is not their fault, though.
Back when the pair were first teamed in PRETTY WOMAN under
Garry Marshall's direction, Roberts was an unproven quantity and
Gere's career was floundering. Somehow they managed to turn the
conceit of a businessman who hires a street hooker for company into
a charming and delightful romantic comedy. Call it chemistry,
happenstance, whatever, audiences embraced the film and made it
one of the year's top-grossers. Naturally the studios wanted to
reteam the actors immediately. In the vagaries of contemporary
Hollywood where the stars now have more control over their careers,
it took almost ten years. The pitch for RUNAWAY BRIDE probably
sounded terrific: "She keeps leaving men at the altar and this
curmudgeonly newspaper man goes to investigate and it's love/hate
at first sight." Sounds promising, perhaps. Somewhere in the execution,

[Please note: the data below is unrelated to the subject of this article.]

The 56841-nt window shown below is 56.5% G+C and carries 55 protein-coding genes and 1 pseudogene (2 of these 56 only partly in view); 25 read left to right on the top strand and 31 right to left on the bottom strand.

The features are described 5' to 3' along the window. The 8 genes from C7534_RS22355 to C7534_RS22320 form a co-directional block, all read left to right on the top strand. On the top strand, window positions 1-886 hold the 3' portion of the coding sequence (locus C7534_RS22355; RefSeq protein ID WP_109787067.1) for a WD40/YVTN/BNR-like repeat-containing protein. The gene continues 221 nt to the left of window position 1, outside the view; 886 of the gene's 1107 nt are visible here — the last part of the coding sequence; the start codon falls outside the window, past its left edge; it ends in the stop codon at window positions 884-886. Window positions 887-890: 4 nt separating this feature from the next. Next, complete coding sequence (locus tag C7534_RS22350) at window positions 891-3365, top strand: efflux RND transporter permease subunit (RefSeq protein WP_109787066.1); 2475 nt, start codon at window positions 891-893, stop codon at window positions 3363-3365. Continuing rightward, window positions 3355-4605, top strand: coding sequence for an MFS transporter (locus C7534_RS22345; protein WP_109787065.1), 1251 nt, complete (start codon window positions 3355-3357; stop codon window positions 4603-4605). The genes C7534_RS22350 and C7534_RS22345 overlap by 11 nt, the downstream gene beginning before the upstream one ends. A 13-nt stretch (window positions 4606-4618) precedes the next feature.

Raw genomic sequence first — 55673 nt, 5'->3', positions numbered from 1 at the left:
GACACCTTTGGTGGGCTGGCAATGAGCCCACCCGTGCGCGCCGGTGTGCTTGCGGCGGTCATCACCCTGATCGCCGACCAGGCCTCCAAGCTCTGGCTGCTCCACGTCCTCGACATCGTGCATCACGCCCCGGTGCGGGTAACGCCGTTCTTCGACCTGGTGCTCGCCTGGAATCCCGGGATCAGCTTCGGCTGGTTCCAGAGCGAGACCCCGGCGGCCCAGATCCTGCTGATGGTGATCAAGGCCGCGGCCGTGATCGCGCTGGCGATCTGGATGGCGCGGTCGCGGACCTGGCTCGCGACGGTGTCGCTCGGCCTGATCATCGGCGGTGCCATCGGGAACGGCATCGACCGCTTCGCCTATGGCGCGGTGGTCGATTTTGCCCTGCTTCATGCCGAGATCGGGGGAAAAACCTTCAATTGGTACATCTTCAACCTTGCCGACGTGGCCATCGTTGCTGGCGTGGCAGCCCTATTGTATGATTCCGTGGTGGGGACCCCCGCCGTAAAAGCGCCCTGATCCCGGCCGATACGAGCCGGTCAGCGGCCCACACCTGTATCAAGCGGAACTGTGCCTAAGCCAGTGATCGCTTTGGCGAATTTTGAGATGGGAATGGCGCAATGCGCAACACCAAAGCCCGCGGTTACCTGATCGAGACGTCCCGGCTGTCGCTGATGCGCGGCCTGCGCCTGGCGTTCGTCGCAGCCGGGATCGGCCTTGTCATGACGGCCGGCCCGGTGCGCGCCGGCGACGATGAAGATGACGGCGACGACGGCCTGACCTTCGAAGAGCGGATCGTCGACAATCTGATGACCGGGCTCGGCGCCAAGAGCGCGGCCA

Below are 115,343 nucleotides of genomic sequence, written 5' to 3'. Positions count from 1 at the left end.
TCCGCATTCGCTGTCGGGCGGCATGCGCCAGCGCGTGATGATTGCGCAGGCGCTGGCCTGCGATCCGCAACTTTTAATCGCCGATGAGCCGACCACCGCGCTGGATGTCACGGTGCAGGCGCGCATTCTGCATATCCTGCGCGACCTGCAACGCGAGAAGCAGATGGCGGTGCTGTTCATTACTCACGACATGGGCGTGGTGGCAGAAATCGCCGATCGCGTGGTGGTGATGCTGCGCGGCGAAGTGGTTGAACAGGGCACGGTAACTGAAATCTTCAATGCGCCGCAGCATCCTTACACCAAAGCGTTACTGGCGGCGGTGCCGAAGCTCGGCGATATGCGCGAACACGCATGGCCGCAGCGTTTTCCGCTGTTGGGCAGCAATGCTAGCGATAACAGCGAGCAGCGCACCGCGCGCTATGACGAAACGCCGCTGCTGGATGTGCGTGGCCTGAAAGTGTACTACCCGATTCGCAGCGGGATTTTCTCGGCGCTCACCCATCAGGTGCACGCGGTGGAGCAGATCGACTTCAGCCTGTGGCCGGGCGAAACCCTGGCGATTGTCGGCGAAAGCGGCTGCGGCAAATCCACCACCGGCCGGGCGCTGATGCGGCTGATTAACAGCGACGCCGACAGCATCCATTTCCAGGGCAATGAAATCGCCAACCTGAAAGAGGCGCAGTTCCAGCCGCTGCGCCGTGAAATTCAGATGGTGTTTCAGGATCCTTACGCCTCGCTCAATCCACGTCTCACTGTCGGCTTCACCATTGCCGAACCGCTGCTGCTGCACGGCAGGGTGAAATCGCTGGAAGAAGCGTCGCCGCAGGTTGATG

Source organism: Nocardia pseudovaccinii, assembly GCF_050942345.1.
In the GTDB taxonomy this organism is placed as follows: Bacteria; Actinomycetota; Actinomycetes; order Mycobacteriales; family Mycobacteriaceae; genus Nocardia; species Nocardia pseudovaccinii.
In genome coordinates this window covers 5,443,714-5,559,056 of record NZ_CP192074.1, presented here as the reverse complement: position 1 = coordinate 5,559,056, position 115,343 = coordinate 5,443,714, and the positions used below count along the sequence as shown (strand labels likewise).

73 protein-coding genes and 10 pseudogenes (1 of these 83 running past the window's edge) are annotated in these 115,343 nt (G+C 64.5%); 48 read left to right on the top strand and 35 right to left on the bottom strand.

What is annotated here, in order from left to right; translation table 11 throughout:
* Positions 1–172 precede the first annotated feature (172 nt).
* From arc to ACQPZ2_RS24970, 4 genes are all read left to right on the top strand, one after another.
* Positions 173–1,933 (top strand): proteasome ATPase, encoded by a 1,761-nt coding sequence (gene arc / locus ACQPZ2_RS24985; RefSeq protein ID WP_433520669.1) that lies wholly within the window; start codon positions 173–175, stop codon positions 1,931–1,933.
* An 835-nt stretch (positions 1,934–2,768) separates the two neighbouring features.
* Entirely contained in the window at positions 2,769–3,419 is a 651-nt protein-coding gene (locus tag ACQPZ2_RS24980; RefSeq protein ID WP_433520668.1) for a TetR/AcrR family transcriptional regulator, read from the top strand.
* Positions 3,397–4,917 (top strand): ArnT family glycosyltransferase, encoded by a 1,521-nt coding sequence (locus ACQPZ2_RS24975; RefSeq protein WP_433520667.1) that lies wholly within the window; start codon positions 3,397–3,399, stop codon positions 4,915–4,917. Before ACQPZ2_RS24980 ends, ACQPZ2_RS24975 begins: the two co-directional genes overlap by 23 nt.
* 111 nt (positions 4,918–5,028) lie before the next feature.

however, something was lost.
There are plot holes large enough for the TITANIC to sail
through -- for example, one complaining letter from a woman who
feels maligned in a newspaper column and the journalist is history.
What? She's never heard of a lawyer? And when did USA Today move
its headquarters to Manhattan and become THE national paper?
(I mean, I HAVE to read it everyday for work but I can't name five
other people who read it.) What ever happened to the old days
when a fake name for a paper would have been used? (Oh yeah,
product placement, synergy and all that.) Anyway -- overlooking
the gaps of logic in the story and the fact that Gere and Roberts
ignite few genuine sparks -- whatever chemistry they had in 1990
has now morphed into a comfortable familiarity. They work well
together but it's the feeling of wearing warm fuzzy slippers not
the potential danger of combustibility.
Despite my misgivings, so help me the piece does work.
Marshall is not the subtlest of directors but he does manage
to keep the pace moving and has surrounded the stars with the
kind of stock company of strong supporting actors that would make
Preston Sturges proud. Joan Cusack once again proves what a delightful